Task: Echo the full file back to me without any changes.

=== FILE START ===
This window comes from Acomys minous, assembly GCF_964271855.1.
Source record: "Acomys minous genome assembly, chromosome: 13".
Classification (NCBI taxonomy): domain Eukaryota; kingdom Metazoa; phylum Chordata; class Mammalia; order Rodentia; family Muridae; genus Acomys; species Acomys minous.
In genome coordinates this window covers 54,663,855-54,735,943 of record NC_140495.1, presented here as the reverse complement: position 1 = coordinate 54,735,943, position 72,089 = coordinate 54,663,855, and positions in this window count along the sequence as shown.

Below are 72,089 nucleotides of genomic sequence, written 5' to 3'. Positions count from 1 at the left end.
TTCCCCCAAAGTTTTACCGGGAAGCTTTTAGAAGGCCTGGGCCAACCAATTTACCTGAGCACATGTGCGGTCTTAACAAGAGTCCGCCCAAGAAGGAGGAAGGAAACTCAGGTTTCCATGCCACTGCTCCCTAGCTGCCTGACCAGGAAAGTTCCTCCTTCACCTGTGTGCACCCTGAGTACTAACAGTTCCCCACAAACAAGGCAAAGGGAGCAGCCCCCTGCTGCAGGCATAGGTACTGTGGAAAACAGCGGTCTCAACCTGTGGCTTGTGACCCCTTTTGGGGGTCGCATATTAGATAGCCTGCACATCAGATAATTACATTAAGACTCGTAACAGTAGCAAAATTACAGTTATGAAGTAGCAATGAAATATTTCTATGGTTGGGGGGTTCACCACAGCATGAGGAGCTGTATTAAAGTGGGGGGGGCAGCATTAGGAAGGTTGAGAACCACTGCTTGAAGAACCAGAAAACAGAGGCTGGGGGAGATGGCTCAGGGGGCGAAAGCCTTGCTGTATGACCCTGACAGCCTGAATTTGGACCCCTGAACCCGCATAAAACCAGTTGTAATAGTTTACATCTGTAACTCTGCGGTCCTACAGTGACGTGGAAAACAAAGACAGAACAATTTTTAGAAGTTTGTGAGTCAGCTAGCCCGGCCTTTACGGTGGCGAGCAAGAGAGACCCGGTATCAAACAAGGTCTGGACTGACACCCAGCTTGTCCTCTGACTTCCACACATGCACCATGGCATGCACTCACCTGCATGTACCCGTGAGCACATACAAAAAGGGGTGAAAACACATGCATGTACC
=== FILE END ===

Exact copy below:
This window comes from Acomys minous, assembly GCF_964271855.1.
Source record: "Acomys minous genome assembly, chromosome: 13".
Classification (NCBI taxonomy): domain Eukaryota; kingdom Metazoa; phylum Chordata; class Mammalia; order Rodentia; family Muridae; genus Acomys; species Acomys minous.
In genome coordinates this window covers 54,663,855-54,735,943 of record NC_140495.1, presented here as the reverse complement: position 1 = coordinate 54,735,943, position 72,089 = coordinate 54,663,855, and positions in this window count along the sequence as shown.

Below are 72,089 nucleotides of genomic sequence, written 5' to 3'. Positions count from 1 at the left end.
TTCCCCCAAAGTTTTACCGGGAAGCTTTTAGAAGGCCTGGGCCAACCAATTTACCTGAGCACATGTGCGGTCTTAACAAGAGTCCGCCCAAGAAGGAGGAAGGAAACTCAGGTTTCCATGCCACTGCTCCCTAGCTGCCTGACCAGGAAAGTTCCTCCTTCACCTGTGTGCACCCTGAGTACTAACAGTTCCCCACAAACAAGGCAAAGGGAGCAGCCCCCTGCTGCAGGCATAGGTACTGTGGAAAACAGCGGTCTCAACCTGTGGCTTGTGACCCCTTTTGGGGGTCGCATATTAGATAGCCTGCACATCAGATAATTACATTAAGACTCGTAACAGTAGCAAAATTACAGTTATGAAGTAGCAATGAAATATTTCTATGGTTGGGGGGTTCACCACAGCATGAGGAGCTGTATTAAAGTGGGGGGGGCAGCATTAGGAAGGTTGAGAACCACTGCTTGAAGAACCAGAAAACAGAGGCTGGGGGAGATGGCTCAGGGGGCGAAAGCCTTGCTGTATGACCCTGACAGCCTGAATTTGGACCCCTGAACCCGCATAAAACCAGTTGTAATAGTTTACATCTGTAACTCTGCGGTCCTACAGTGACGTGGAAAACAAAGACAGAACAATTTTTAGAAGTTTGTGAGTCAGCTAGCCCGGCCTTTACGGTGGCGAGCAAGAGAGACCCGGTATCAAACAAGGTCTGGACTGACACCCAGCTTGTCCTCTGACTTCCACACATGCACCATGGCATGCACTCACCTGCATGTACCCGTGAGCACATACAAAAAGGGGTGAAAACACATGCATGTACC